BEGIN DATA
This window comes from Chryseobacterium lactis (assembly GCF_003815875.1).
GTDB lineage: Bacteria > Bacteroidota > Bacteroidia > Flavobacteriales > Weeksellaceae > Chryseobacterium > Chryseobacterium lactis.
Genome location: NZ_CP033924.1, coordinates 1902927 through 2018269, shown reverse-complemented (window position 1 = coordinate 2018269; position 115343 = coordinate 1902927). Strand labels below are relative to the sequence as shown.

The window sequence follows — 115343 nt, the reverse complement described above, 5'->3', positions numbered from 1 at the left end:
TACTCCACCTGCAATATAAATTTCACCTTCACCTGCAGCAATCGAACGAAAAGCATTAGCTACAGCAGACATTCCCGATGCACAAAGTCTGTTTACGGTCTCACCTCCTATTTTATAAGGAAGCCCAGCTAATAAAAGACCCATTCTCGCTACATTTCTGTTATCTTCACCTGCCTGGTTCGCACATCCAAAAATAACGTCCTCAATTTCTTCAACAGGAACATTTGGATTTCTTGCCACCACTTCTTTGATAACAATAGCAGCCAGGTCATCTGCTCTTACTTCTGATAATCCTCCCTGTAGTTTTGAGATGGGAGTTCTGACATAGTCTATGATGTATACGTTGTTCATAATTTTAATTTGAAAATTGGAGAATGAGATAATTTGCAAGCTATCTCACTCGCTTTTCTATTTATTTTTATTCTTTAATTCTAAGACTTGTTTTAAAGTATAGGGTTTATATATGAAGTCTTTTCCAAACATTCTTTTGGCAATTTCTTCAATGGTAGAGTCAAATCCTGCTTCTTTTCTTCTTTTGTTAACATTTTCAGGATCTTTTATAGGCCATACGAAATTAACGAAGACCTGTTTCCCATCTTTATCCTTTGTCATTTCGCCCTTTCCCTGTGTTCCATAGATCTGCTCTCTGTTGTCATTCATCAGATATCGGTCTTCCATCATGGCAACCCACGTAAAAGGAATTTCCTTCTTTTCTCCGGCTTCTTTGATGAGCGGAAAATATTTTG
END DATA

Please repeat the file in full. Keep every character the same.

This window comes from Chryseobacterium lactis (assembly GCF_003815875.1).
GTDB lineage: Bacteria > Bacteroidota > Bacteroidia > Flavobacteriales > Weeksellaceae > Chryseobacterium > Chryseobacterium lactis.
Genome location: NZ_CP033924.1, coordinates 1902927 through 2018269, shown reverse-complemented (window position 1 = coordinate 2018269; position 115343 = coordinate 1902927). Strand labels below are relative to the sequence as shown.

The window sequence follows — 115343 nt, the reverse complement described above, 5'->3', positions numbered from 1 at the left end:
TACTCCACCTGCAATATAAATTTCACCTTCACCTGCAGCAATCGAACGAAAAGCATTAGCTACAGCAGACATTCCCGATGCACAAAGTCTGTTTACGGTCTCACCTCCTATTTTATAAGGAAGCCCAGCTAATAAAAGACCCATTCTCGCTACATTTCTGTTATCTTCACCTGCCTGGTTCGCACATCCAAAAATAACGTCCTCAATTTCTTCAACAGGAACATTTGGATTTCTTGCCACCACTTCTTTGATAACAATAGCAGCCAGGTCATCTGCTCTTACTTCTGATAATCCTCCCTGTAGTTTTGAGATGGGAGTTCTGACATAGTCTATGATGTATACGTTGTTCATAATTTTAATTTGAAAATTGGAGAATGAGATAATTTGCAAGCTATCTCACTCGCTTTTCTATTTATTTTTATTCTTTAATTCTAAGACTTGTTTTAAAGTATAGGGTTTATATATGAAGTCTTTTCCAAACATTCTTTTGGCAATTTCTTCAATGGTAGAGTCAAATCCTGCTTCTTTTCTTCTTTTGTTAACATTTTCAGGATCTTTTATAGGCCATACGAAATTAACGAAGACCTGTTTCCCATCTTTATCCTTTGTCATTTCGCCCTTTCCCTGTGTTCCATAGATCTGCTCTCTGTTGTCATTCATCAGATATCGGTCTTCCATCATGGCAACCCACGTAAAAGGAATTTCCTTCTTTTCTCCGGCTTCTTTGATGAGCGGAAAATATTTTG